I have a long-time female friend who thinks I do not have enough of a reason to call myself a woman.
I mean “friend” in the best sense of the word: We have known each other since the late eighties, her words and actions have enriched my life a lot, working alongside her was exciting. I get the chance to talk to her much too seldom now – we life on different continents nowadays.
The most baffling thing is, she believes that denying someone’s gender is a Really Big Deal. It is one of those things you Absolutely Should Not Do. I don’t think it is that big a deal, I am not even angry that she does it to me. Only baffled.
Now, why and how does a friend that is so big on gender identity denies my womanhood?
Well, I am one of those people who don’t know what it is to “feel like a woman.” If I put on a dress, I do not “feel like a woman” – it is only a societal construct that ascribed dresses to women. In large parts of the Middle East, for example, people of both sexes wear loose dresses over wide pants. If I use mascara and lipstick (I do, about once or twice a month), I do not “feel like a woman” either – it is only society which labels make-up “womanly.” Some societies put colourful lines on male warriors, facial make-up is regarded as masculine there.
I am a woman not because of feeling feminine, but because I fall into the roundabout half of society that has a vagina. Other clues, not sufficient in themselves but adding to the picture, is that I have breasts, no hair in my chin (except for a small mole with one annoying hair growing out), and menstruate.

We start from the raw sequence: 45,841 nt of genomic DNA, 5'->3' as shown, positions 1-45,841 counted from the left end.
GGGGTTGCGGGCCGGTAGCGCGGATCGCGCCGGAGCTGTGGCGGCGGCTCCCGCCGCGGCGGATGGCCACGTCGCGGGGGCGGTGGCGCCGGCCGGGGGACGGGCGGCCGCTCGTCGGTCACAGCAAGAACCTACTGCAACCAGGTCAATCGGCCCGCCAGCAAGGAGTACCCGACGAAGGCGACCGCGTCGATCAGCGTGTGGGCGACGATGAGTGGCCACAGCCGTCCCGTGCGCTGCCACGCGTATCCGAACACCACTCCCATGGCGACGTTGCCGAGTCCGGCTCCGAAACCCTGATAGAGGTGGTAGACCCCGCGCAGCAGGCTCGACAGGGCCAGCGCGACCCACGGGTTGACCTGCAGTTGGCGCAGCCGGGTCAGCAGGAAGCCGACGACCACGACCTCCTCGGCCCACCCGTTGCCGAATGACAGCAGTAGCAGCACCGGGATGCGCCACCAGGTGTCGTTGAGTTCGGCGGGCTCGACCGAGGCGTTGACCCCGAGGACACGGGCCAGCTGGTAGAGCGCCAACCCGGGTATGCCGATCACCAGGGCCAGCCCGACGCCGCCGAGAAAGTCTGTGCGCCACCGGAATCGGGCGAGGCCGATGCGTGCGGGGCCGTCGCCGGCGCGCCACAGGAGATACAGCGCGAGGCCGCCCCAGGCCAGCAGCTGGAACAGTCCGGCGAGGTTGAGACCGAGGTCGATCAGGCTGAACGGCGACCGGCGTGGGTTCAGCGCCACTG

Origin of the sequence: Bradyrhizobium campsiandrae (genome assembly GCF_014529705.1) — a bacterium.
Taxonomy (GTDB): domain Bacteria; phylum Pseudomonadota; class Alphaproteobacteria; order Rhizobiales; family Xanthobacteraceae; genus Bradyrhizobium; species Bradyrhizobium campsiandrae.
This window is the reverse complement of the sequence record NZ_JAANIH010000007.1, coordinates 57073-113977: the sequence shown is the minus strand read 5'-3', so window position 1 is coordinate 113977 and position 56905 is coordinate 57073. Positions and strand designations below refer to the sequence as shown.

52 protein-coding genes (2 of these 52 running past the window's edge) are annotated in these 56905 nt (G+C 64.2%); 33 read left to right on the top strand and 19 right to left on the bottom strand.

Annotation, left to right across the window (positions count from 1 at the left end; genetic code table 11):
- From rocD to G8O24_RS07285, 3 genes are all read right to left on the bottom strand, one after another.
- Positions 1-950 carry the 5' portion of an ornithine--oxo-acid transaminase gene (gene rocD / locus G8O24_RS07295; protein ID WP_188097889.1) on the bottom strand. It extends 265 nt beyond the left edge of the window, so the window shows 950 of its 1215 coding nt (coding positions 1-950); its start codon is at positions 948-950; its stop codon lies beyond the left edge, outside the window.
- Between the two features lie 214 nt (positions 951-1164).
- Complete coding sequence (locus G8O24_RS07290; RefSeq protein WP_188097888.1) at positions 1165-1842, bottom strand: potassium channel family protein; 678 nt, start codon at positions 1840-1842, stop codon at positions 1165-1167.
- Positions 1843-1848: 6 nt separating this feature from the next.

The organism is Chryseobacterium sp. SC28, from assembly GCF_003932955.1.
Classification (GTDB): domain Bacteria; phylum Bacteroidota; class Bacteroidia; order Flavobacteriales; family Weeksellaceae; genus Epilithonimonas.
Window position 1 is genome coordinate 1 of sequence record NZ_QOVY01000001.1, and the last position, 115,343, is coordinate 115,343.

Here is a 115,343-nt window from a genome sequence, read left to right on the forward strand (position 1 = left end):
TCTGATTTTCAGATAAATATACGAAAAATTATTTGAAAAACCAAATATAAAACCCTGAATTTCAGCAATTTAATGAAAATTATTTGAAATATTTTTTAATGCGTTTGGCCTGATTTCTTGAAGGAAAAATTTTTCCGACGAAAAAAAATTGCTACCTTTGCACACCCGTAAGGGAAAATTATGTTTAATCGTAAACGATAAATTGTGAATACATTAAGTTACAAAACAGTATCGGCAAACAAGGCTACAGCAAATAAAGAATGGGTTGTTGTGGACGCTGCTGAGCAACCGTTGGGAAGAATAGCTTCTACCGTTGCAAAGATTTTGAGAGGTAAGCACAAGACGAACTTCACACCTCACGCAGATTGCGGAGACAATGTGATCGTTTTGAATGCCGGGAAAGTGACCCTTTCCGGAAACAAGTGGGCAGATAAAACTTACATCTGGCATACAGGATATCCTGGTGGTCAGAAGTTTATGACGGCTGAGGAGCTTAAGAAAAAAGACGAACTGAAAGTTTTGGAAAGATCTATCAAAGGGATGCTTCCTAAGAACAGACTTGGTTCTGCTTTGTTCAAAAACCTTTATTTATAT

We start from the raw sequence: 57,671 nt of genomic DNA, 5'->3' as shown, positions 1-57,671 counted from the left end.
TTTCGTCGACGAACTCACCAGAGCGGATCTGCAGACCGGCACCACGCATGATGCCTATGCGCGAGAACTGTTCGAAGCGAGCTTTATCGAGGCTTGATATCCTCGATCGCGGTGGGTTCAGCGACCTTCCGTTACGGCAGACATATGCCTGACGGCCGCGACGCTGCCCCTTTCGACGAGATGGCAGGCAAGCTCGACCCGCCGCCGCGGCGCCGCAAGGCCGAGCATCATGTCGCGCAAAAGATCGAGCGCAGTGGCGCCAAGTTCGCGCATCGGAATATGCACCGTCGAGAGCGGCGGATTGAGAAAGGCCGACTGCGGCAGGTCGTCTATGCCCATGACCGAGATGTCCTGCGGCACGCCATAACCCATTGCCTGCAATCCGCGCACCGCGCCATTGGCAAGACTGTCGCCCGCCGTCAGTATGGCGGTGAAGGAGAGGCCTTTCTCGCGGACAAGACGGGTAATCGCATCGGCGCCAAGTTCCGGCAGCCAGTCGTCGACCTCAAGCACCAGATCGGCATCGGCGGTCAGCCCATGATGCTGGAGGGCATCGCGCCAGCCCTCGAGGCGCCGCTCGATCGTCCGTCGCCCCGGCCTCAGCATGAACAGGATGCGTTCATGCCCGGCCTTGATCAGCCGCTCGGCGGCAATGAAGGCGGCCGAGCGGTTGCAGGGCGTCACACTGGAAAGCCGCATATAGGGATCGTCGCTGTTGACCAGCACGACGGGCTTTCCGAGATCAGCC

But my liberal friend say: “A vagina does not make you a woman.” That means I have no good reason to call myself a woman. This is the same friend who say that it is a Very Big Deal to deny someone’s gender identity.
I know, she wants to be inclusive: She wants to give people with other bodily equipment the right to identify as woman, if they so choose. But while including them in womanhood, she excludes millions like me.
Catch 22, huh?
So, let’s talk: Is there a realistic definition by which to include us and transwomen in womanhood? “Whatever you feel like calling yourself” is not realistic if there is not a definite reason to feel one group – or the other – are women.
Note that this is a seldom-used blog and comments are subject to approval. Insults and off-topic comments will not be approved. If you think my desire to keep the identity of millions of women who do not “feel feminine” is hate and bigotry, it is your right to feel that way. But if you want to discuss here, talk about definitions of womanhood, not about how mean it is to exclude a certain group.